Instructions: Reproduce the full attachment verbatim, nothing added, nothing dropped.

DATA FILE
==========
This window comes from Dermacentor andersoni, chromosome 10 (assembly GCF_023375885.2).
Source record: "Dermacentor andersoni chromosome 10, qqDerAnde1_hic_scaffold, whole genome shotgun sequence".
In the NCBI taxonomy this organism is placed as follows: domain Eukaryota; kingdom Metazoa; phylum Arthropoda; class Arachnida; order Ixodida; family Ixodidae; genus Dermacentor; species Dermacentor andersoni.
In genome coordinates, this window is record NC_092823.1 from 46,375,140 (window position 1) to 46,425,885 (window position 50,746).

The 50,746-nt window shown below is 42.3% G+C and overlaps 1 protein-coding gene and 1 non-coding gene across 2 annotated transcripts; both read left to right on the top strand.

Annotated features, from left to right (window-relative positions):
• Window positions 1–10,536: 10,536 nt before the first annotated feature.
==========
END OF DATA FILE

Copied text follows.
This window comes from Dermacentor andersoni, chromosome 10 (assembly GCF_023375885.2).
Source record: "Dermacentor andersoni chromosome 10, qqDerAnde1_hic_scaffold, whole genome shotgun sequence".
In the NCBI taxonomy this organism is placed as follows: domain Eukaryota; kingdom Metazoa; phylum Arthropoda; class Arachnida; order Ixodida; family Ixodidae; genus Dermacentor; species Dermacentor andersoni.
In genome coordinates, this window is record NC_092823.1 from 46,375,140 (window position 1) to 46,425,885 (window position 50,746).

The 50,746-nt window shown below is 42.3% G+C and overlaps 1 protein-coding gene and 1 non-coding gene across 2 annotated transcripts; both read left to right on the top strand.

Annotated features, from left to right (window-relative positions):
• Window positions 1–10,536: 10,536 nt before the first annotated feature.